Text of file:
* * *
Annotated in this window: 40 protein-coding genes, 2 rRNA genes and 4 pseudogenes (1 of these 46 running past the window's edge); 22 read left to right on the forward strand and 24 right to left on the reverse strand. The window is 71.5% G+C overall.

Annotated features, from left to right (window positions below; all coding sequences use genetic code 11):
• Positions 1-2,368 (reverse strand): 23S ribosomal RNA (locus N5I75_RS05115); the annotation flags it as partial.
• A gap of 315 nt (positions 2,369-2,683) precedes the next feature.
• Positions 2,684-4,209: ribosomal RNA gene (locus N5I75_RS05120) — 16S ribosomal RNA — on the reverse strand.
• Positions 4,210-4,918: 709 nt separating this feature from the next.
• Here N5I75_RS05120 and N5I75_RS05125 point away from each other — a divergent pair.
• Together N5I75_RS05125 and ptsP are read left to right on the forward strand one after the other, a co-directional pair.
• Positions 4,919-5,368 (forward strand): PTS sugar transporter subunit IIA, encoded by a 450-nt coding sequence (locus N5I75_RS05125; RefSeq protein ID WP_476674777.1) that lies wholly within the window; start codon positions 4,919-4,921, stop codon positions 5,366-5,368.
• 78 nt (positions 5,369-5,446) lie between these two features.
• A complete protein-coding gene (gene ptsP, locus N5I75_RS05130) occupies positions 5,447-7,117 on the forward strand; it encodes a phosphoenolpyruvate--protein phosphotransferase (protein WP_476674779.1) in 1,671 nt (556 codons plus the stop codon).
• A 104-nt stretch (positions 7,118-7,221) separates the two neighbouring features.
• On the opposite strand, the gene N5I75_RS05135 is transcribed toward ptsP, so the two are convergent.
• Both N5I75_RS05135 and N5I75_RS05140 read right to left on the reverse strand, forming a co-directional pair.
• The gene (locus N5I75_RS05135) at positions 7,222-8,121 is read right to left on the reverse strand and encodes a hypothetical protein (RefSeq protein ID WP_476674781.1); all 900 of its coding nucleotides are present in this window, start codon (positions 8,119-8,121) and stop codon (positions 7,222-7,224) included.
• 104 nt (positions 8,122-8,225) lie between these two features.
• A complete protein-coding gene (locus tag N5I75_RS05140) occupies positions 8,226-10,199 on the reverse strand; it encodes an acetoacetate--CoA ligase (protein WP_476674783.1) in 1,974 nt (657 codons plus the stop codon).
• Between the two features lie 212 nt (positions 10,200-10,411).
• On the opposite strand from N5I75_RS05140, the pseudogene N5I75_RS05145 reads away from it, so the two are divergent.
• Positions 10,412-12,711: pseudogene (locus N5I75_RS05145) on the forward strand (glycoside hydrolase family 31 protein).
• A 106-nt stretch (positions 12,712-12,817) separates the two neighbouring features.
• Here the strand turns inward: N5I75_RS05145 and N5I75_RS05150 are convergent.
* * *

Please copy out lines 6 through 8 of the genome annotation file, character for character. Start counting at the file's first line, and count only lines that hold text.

• Positions 4,210-4,918: 709 nt separating this feature from the next.
• Here N5I75_RS05120 and N5I75_RS05125 point away from each other — a divergent pair.
• Together N5I75_RS05125 and ptsP are read left to right on the forward strand one after the other, a co-directional pair.